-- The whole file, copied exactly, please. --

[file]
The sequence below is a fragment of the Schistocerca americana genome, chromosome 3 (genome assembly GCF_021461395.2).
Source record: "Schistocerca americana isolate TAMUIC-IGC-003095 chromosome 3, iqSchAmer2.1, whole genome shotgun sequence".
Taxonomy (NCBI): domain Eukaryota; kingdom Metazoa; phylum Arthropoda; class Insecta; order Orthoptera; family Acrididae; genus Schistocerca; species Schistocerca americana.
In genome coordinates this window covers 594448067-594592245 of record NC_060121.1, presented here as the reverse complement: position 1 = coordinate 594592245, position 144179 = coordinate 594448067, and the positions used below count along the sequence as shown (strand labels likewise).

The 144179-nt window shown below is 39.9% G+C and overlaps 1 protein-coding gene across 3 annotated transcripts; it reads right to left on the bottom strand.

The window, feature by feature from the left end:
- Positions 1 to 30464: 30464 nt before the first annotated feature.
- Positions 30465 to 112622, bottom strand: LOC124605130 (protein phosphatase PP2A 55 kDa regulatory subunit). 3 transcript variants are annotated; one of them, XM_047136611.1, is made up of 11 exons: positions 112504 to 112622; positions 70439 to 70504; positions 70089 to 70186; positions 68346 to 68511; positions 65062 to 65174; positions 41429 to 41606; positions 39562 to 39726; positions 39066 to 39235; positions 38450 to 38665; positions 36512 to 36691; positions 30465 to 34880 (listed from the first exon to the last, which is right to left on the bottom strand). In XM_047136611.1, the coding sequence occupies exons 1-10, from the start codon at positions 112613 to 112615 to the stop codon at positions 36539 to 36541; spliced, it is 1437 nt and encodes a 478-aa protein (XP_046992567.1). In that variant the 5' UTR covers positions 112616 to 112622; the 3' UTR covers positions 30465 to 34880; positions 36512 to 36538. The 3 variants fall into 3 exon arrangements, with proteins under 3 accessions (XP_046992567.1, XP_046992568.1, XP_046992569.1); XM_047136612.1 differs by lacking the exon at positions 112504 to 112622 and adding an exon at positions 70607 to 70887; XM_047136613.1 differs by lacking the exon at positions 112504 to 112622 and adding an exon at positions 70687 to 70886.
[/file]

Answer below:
The sequence below is a fragment of the Schistocerca americana genome, chromosome 3 (genome assembly GCF_021461395.2).
Source record: "Schistocerca americana isolate TAMUIC-IGC-003095 chromosome 3, iqSchAmer2.1, whole genome shotgun sequence".
Taxonomy (NCBI): domain Eukaryota; kingdom Metazoa; phylum Arthropoda; class Insecta; order Orthoptera; family Acrididae; genus Schistocerca; species Schistocerca americana.
In genome coordinates this window covers 594448067-594592245 of record NC_060121.1, presented here as the reverse complement: position 1 = coordinate 594592245, position 144179 = coordinate 594448067, and the positions used below count along the sequence as shown (strand labels likewise).

The 144179-nt window shown below is 39.9% G+C and overlaps 1 protein-coding gene across 3 annotated transcripts; it reads right to left on the bottom strand.

The window, feature by feature from the left end:
- Positions 1 to 30464: 30464 nt before the first annotated feature.
- Positions 30465 to 112622, bottom strand: LOC124605130 (protein phosphatase PP2A 55 kDa regulatory subunit). 3 transcript variants are annotated; one of them, XM_047136611.1, is made up of 11 exons: positions 112504 to 112622; positions 70439 to 70504; positions 70089 to 70186; positions 68346 to 68511; positions 65062 to 65174; positions 41429 to 41606; positions 39562 to 39726; positions 39066 to 39235; positions 38450 to 38665; positions 36512 to 36691; positions 30465 to 34880 (listed from the first exon to the last, which is right to left on the bottom strand). In XM_047136611.1, the coding sequence occupies exons 1-10, from the start codon at positions 112613 to 112615 to the stop codon at positions 36539 to 36541; spliced, it is 1437 nt and encodes a 478-aa protein (XP_046992567.1). In that variant the 5' UTR covers positions 112616 to 112622; the 3' UTR covers positions 30465 to 34880; positions 36512 to 36538. The 3 variants fall into 3 exon arrangements, with proteins under 3 accessions (XP_046992567.1, XP_046992568.1, XP_046992569.1); XM_047136612.1 differs by lacking the exon at positions 112504 to 112622 and adding an exon at positions 70607 to 70887; XM_047136613.1 differs by lacking the exon at positions 112504 to 112622 and adding an exon at positions 70687 to 70886.